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08th January 2016

There’s something about berries!

blueberies, raspberries and black berries shot top downHappy New Year to all!

This time of year always sees a plethora of media around wonder diets and superfoods that cure all manner of diseases and disorders. One of the foods often mentioned are berries.

But is there really something about berries?

Interest in the specific properties of fruits and vegetables and their relationship to health is understandable. We know that dietary patterns with high fruit and veg intake typically have positive associations with health benefits, and scientists are keen to discover why this is.

Relationships with Dementia

Recently interest has been particularly focussed on plant compounds, with exotic sounding names like polyphenols and flavonoids, in the treatment or prevention of dementia. Berries in particular are rich in a subset of polyphenols called anthocyanins, found for example in strawberries and blueberries.

There are in fact an enormous number of individual types of polyphenols in plant foods, and we still have much to learn about their actions individually and in combination with each other. Researchers have suggested that they have some antioxidant and anti-inflammatory properties, and may even be protective of brain cells from chemical stressors that increase as we age.

In terms of cognition, some promising animal research suggests that berry or berry extracts may have an effect on mental functioning and memory. The most recent such study, published at the end of last year, reported that strawberry or blueberry supplementation in aged rats’ improved working memory.

Studies in rats are not equivalent to studies in humans

However, we are some way from really knowing whether consumption of fruits such as berries, (including how many and for how long) could limit age-related deterioration in cognition function.

Human studies in this area are sparse. The most talked about is probably the US Nurses’ Health Study – the results of which were published a couple of years ago. This long term study has followed female nurses since the 1970s. The researchers used data from around 15 000 of the women aged over 70 years that had completed cognitive tests, and looked at whether there was any association between cognitive decline and eating berries. The study suggested that the women who ate more than a serving of blueberries or more than 2 servings of strawberries a week showed slower decline in memory and cognition than those who reported eating the berries less than once a month.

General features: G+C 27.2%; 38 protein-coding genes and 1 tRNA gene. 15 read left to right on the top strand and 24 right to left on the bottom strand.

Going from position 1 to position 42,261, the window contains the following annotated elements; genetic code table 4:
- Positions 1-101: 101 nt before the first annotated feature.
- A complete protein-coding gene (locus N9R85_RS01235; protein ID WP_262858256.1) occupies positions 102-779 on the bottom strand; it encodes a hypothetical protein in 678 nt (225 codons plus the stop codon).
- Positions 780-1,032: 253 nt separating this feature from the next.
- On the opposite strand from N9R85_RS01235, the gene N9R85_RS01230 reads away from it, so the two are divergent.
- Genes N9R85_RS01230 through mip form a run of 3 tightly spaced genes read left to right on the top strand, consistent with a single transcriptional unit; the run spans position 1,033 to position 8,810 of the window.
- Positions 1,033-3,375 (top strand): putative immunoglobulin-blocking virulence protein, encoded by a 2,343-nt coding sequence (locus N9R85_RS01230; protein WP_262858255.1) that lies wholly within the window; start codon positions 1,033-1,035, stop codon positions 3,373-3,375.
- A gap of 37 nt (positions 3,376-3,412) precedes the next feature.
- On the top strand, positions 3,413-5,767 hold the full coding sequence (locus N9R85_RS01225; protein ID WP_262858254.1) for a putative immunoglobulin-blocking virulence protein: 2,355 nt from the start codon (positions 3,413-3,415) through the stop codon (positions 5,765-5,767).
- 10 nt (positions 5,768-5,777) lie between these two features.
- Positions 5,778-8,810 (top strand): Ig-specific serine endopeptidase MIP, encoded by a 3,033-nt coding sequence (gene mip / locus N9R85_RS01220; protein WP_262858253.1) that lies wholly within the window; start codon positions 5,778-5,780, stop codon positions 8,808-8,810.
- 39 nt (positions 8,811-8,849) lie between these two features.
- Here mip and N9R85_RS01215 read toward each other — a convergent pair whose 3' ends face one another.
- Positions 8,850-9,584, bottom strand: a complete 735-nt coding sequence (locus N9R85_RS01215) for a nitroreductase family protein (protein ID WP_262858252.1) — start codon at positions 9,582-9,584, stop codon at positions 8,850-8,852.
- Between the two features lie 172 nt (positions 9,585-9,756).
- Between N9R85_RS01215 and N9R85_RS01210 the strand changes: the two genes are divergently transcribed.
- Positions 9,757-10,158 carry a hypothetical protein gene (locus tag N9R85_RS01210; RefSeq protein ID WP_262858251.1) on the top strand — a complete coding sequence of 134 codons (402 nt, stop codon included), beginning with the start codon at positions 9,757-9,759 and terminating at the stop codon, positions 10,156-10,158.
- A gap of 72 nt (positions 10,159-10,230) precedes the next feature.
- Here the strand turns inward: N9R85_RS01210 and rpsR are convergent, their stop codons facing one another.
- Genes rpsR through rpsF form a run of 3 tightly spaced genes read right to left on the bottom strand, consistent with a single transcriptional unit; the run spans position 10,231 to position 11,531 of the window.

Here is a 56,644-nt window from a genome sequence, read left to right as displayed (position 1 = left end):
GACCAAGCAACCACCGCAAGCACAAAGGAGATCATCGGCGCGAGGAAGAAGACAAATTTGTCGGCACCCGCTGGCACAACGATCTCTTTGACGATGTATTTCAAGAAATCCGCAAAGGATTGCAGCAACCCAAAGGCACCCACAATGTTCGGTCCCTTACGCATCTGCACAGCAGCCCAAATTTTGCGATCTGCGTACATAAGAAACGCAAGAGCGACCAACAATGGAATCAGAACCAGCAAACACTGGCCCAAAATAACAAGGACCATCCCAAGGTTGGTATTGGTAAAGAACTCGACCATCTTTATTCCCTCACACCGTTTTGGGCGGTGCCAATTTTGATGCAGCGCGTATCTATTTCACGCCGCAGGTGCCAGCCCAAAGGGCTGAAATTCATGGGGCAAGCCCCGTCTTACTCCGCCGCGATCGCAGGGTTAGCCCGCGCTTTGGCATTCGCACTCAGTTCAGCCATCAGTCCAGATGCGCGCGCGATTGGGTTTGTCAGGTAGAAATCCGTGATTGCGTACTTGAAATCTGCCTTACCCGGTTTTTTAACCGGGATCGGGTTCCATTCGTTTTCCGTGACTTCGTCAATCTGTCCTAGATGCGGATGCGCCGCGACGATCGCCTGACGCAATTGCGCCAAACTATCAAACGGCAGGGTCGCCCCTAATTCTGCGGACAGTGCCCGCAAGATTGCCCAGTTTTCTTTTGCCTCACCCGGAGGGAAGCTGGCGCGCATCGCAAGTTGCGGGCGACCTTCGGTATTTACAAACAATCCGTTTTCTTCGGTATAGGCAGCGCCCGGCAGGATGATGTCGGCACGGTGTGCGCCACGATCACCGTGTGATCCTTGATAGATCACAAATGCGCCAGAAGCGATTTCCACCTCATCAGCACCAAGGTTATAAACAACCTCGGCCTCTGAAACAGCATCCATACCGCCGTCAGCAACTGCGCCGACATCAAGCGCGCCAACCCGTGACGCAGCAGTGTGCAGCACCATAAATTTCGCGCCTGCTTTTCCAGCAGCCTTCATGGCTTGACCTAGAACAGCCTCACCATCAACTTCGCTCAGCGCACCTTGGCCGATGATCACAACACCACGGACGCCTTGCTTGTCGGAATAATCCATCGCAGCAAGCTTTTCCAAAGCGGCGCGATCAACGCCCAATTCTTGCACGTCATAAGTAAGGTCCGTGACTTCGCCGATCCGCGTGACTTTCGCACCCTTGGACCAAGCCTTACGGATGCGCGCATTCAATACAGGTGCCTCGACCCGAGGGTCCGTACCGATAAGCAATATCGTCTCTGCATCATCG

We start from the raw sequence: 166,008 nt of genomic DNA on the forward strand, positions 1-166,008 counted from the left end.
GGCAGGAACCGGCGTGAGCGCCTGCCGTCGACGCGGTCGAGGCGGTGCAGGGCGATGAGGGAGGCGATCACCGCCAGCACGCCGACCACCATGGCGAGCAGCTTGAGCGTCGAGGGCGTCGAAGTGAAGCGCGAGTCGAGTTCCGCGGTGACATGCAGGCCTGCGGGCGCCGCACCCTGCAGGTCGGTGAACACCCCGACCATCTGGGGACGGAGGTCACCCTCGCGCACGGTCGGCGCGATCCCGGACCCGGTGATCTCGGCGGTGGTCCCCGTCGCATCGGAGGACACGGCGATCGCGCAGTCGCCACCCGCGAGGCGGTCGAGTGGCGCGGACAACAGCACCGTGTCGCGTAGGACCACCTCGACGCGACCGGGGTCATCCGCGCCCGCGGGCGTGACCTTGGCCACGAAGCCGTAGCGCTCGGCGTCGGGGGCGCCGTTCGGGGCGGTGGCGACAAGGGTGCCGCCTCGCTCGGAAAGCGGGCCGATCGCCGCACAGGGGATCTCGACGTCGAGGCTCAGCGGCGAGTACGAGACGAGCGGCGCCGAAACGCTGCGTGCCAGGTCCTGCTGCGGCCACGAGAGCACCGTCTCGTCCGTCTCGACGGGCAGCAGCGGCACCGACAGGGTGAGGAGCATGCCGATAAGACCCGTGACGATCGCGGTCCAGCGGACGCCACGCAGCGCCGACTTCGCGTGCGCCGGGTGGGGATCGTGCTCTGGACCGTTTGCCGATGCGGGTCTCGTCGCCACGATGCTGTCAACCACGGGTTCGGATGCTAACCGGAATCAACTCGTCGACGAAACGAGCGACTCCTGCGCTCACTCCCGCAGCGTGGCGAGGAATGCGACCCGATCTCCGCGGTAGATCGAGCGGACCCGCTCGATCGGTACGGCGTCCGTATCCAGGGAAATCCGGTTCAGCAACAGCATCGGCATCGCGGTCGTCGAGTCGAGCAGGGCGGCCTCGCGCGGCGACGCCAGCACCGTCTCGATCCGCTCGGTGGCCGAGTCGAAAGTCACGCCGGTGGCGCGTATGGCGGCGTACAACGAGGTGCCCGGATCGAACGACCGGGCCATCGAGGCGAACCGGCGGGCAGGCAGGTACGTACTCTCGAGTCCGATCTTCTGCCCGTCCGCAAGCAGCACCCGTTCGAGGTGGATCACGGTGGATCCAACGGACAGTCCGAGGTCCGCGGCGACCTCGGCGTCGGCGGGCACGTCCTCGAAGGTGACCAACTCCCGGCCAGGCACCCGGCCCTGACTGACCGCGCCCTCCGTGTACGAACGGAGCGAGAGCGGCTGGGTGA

We need to interpret these results with caution as there may be many other factors at play here. As of today – January 2016 – there are no human studies to prove a causal relationship between the consumption of berries or indeed anthocyanins, or any flavonoid, and cognitive functioning.

Whole fruits may be better than a supplement

And for those that think perhaps an anthocyanin supplement would be a good idea to introduce in our diets or to people in care homes – It seems that the multiple components in plant foods may be of greater benefit than a single polyphenol – in other words, the whole is greater than the sum of its parts.

So the message remains to eat a varied, plant-rich diet. And whilst there is no significant evidence yet that berries may be beneficial in the fight against dementia, they are a nutrient-rich fruit and as such can have a place on menus – frozen berries for example are great in smoothies or fruit puddings.

Berry New Year!

*All information is correct at the time of publishing. Use of this material is subject to your acceptance of our terms and conditions.

Ayela Spiro

Nutrition Science Manager, British Nutrition Foundation

Ayela is a nutrition scientist at the British Nutrition Foundation, where her role involves providing expert advice on nutrition and health issues to a number of key audiences including consumers, health professionals, charities, the media and the food industry. At the heart of her work is the communication of nutrition science that promotes understanding of nutrition and health and contributes to the improved wellbeing of all.

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